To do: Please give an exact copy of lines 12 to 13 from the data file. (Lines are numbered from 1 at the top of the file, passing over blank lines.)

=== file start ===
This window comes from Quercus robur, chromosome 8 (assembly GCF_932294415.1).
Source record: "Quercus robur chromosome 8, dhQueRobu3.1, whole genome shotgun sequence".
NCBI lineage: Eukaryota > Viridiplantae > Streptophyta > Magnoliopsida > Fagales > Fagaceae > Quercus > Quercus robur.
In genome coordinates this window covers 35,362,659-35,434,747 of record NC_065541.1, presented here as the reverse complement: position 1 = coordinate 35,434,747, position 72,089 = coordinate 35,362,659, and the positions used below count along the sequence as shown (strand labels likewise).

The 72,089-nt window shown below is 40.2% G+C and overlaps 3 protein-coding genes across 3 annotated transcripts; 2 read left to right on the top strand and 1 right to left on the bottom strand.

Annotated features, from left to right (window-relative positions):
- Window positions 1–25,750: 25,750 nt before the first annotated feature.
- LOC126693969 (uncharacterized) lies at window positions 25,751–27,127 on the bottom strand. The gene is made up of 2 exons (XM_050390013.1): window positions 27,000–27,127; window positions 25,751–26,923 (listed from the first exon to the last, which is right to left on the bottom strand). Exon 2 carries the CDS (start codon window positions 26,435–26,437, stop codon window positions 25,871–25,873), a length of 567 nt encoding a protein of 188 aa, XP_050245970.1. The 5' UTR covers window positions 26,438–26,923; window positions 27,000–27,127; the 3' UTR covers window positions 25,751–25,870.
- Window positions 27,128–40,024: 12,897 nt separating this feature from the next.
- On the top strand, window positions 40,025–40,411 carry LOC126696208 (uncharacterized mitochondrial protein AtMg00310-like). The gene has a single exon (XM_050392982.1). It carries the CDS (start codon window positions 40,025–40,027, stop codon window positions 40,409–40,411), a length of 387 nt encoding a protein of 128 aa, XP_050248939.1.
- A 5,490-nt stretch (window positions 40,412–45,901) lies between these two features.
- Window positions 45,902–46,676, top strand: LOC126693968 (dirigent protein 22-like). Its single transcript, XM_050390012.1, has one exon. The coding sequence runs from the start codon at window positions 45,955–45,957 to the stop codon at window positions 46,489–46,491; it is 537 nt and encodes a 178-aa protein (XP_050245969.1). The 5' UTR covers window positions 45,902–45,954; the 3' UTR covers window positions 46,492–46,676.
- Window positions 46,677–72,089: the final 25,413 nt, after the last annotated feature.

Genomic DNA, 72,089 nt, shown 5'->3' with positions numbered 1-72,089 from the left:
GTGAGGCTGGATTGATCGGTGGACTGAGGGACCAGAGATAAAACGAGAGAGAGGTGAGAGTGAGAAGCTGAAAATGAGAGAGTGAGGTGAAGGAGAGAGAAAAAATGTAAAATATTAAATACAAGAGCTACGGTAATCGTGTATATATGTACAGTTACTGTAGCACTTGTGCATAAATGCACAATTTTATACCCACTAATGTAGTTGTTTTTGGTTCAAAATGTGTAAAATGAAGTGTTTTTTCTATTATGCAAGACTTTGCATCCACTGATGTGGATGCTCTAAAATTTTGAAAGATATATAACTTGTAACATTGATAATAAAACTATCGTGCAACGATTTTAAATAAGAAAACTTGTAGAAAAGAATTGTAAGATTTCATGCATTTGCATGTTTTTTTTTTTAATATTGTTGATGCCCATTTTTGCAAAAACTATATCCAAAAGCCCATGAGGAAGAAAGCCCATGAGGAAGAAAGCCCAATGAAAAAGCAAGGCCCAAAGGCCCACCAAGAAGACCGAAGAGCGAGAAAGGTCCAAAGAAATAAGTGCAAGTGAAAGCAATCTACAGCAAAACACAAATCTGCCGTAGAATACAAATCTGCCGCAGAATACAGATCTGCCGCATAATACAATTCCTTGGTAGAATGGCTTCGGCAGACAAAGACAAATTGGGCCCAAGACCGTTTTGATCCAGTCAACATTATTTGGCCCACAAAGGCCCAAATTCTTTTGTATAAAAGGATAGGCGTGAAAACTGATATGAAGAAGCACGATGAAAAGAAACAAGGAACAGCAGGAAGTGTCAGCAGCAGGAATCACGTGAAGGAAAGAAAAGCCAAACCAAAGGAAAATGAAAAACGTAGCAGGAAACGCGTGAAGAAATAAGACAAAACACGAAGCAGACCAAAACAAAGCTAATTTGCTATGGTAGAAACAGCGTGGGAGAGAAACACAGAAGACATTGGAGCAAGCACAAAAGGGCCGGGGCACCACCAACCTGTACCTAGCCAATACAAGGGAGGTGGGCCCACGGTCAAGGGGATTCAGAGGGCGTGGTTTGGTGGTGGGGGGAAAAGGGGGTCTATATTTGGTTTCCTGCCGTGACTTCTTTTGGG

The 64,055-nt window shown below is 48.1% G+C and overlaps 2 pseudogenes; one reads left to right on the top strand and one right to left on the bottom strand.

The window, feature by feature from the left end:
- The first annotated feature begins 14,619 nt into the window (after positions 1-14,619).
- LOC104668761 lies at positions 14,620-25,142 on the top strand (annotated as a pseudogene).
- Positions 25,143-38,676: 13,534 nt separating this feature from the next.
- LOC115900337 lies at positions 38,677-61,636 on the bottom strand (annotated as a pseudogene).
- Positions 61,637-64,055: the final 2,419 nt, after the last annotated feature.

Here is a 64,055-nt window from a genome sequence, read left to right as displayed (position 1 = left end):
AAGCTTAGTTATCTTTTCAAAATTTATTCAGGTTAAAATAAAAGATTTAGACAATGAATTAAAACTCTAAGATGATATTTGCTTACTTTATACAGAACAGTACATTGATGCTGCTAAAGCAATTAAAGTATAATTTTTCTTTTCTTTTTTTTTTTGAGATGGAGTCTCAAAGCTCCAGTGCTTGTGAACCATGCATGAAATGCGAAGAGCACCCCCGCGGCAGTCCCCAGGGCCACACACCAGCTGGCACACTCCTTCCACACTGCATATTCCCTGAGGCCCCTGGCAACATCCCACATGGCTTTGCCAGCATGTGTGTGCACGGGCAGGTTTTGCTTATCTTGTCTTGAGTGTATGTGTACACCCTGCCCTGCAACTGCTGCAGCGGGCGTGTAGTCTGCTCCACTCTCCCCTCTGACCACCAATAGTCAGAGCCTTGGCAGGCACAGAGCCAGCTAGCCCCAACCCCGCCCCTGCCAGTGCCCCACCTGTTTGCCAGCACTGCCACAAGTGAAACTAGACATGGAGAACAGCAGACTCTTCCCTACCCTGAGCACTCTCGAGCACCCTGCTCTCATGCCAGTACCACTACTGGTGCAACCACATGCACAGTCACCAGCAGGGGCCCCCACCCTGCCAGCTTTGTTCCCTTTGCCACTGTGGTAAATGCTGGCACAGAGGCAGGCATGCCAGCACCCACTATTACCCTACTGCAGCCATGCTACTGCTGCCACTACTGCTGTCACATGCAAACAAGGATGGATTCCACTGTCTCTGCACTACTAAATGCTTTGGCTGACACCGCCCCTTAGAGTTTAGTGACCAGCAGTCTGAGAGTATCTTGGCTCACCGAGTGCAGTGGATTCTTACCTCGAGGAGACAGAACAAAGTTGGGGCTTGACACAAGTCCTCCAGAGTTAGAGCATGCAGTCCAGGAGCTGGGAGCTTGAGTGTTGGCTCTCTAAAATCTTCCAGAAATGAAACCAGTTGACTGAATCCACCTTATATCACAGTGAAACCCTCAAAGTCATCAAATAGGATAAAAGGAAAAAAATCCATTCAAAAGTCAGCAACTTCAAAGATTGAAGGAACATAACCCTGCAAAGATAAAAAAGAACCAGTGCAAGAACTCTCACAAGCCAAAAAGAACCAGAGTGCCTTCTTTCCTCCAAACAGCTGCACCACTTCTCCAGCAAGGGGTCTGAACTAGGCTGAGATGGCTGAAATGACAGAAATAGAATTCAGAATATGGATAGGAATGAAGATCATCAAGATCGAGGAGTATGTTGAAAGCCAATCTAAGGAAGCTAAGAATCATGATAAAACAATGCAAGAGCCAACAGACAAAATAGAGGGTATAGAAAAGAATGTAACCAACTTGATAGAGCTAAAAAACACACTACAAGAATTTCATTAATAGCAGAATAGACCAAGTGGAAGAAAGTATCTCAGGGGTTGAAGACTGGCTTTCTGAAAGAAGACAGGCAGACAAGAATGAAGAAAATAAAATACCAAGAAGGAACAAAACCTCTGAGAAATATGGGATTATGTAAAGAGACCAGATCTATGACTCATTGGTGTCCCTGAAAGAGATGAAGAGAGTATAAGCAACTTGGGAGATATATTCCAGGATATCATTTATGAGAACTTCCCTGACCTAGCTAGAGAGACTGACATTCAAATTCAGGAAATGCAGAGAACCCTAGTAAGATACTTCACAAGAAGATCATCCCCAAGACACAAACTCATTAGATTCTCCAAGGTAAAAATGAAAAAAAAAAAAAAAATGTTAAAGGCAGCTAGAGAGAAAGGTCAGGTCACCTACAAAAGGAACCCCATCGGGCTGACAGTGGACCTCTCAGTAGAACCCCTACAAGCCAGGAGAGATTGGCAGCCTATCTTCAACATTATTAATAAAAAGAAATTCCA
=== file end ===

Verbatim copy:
- Window positions 45,902–46,676, top strand: LOC126693968 (dirigent protein 22-like). Its single transcript, XM_050390012.1, has one exon. The coding sequence runs from the start codon at window positions 45,955–45,957 to the stop codon at window positions 46,489–46,491; it is 537 nt and encodes a 178-aa protein (XP_050245969.1). The 5' UTR covers window positions 45,902–45,954; the 3' UTR covers window positions 46,492–46,676.
- Window positions 46,677–72,089: the final 25,413 nt, after the last annotated feature.